Paul Krugman Gets It (shocking, I Know)
July 24, 2009
One of the more difficult issues to explain, even for those of us who live and breathe health policy, is why expanding coverage and cost control go hand-in-hand. Among other things, past efforts at cutting health care spending haven't always worked as well. Fortunately for all of us, Paul Krugman writes a biweekly column for the New York Times. He gets it. And today he does a great job of explaining it: Why does meaningful action on medical costs go along with compassion? One answer is that compassion means not closing your eyes to the human consequences of rising costs.
The Politics Of Health Care Reform
July 24, 2009
On the front page of today's Washington Post, I read that health care reform is dying: Health Reform Deadline In DoubtProcess Could Be Slow And More Contentious Senate Majority Leader Harry M.
What Mckinsey Could Teach Obama
July 23, 2009
Members of Congress who hold the balance of power, including Senate Finance Committee chair Max Baucus and the Blue Dogs in the House, have concluded that the health care proposals emerging from committee up to now would do too little to control costs. The next phase of deliberation and bargaining will revolve around strategies for reining in costs without reducing the quality of treatment or the pace of innovation in the health care sector. Last December, McKinsey & Company published a comprehensive comparison of U.S. health care spending with that of other OECD countries.
Obama Has A Grown-up Talk With America (gulp)
July 22, 2009
Late in tonight's press conference, President Obama got a question that just begged for an easy, evasive answer.
When Greener Means Healthier
July 21, 2009
Since controlling health care costs is the topic du jour in Washington right now, it's worth pointing out two environmental policies that could have some ancillary health benefits. First, it's true that gasoline taxes tend to be the ultimate political no-fly zone. But new research suggests that higher gas prices wouldn't just cut back on our carbon emissions—they might also cut back on our waistlines (and, accordingly, our medical bills).
The Imac Proposal: Obama's Answer On Cost Control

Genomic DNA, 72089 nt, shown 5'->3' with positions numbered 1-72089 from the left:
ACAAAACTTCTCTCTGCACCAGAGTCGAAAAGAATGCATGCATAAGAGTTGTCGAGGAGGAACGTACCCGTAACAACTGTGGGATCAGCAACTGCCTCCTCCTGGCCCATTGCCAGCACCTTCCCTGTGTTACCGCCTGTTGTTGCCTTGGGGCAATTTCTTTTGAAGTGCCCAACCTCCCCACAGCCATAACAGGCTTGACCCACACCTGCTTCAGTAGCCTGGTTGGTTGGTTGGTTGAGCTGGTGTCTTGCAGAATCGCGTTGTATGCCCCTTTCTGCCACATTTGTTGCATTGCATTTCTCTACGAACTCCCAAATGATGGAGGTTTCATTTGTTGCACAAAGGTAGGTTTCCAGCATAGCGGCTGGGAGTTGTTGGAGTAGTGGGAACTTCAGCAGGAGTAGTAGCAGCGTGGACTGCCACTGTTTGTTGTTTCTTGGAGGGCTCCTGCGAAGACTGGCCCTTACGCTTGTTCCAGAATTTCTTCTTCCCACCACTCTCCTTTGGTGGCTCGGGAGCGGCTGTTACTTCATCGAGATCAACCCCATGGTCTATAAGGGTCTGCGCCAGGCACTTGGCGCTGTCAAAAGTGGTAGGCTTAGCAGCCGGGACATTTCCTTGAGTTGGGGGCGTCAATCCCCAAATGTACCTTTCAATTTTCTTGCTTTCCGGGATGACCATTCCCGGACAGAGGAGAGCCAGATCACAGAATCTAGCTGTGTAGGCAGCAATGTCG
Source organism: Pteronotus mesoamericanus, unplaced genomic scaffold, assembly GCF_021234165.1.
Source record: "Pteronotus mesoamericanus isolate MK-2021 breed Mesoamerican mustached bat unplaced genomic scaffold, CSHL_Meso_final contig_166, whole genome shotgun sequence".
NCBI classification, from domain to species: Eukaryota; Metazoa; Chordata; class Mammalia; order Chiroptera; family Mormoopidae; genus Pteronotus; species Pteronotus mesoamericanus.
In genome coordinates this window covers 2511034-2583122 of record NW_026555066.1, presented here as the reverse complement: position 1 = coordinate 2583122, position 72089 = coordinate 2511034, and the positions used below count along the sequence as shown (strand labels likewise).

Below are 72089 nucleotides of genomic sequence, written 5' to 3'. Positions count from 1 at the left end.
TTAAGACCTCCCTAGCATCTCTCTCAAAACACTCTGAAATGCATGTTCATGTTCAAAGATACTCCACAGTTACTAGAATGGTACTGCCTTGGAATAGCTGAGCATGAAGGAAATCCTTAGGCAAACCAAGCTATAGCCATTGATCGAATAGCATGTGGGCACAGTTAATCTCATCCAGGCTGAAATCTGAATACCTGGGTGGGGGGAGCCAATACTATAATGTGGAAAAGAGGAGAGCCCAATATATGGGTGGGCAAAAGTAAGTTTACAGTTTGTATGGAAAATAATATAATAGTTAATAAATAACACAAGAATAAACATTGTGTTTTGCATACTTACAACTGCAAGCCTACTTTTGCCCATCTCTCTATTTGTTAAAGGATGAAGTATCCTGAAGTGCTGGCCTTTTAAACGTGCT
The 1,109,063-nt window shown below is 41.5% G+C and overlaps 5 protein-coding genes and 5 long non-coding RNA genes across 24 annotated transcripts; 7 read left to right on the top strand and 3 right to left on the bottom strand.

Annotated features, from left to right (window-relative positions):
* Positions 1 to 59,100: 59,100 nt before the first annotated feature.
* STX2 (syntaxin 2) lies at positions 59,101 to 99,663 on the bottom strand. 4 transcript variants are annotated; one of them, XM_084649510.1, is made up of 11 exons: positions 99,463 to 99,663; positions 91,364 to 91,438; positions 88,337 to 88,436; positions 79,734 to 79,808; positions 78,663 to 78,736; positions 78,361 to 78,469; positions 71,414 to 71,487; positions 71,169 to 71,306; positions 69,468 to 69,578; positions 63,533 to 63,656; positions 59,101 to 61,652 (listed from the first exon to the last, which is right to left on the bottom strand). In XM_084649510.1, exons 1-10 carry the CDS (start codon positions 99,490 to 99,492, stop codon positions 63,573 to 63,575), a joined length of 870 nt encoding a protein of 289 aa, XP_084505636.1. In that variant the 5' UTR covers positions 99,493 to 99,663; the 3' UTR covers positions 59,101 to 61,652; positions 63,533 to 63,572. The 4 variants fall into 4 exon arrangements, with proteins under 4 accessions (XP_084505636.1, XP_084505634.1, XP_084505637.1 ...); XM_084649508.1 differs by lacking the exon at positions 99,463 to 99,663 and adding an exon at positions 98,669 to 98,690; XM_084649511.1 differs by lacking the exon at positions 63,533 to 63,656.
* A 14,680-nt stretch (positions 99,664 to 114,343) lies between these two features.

July 17, 2009
As discussed below, the administration is pushing its idea to create an "Independent Medicare Advisory Commission" that would set payment policies within Medicare, subject to approval by the President and Congress. The idea is similar to a proposal West Virginia Senator Jay Rockefeller, a Democrat, has been circulating. Today, the administation formally submitted its proposal as a bill. Below is a letter from Budget Director Peter Orszag, explaining the proposal; it went to the leadership and relevant committee chairs in both houses.
Doug Elmendorf, director of the Congresional Budget Office, sent tremors through Washington when he gave congressional testimony on Thursday. Appearing first before the Senate Finance Committee and then the House Ways and Means Committee, Elmendorf declared that his office had not yet seen evidence that health reform legislation would substantially reduce the cost of medical care over the long run.
Challenging The Obama Team’s Economic Narrative
July 16, 2009
CBO director Doug Elmendorf’s written testimony before the Senate budget committee today should be required reading for anyone interested in understanding our long-term fiscal plight. Among its many instructive features, it challenges--tacitly but fundamentally--the Obama administration’s dominant fiscal narrative. The president and his economic team have tirelessly argued that reforming health care is the key to regaining fiscal stability. In the very long run, no doubt, this is true. But over the next decade (or even the next generation), it is not true.
Breaking: Ama Endorses House Bill.
July 16, 2009
Via Health Care for America Now: The American Medical Association just sent a letter to House Ways and Means Chairman Charles Rangel, endorsing the health reform proposal put forward by three House committees. This is unexpected. Or, at least, I wasn't expecting it. Recent signals from the AMA suggested they were reluctant to embrace reform, in no small part because they believed a public insurance option would underpay them. But the AMA letter contains no caveats. It is a straightforward endorsement. And that makes it a pretty big deal.
Sorting Out The Great Pet V. Human Health Care Debate
July 14, 2009
This chart from Andrew Biggs at The American showing how spending on human and animal medical care has grown at nearly the same clip has gotten a lot of attention around the web: The point Biggs wants to bring home is that we shouldn't be looking at the growth rate in spending but the overall level: Two things are interesting here: first, the rate of growth of spending from 1984 to 2006 wasn’t all that different—and in both cases, spending grew faster than the rate of economic growth.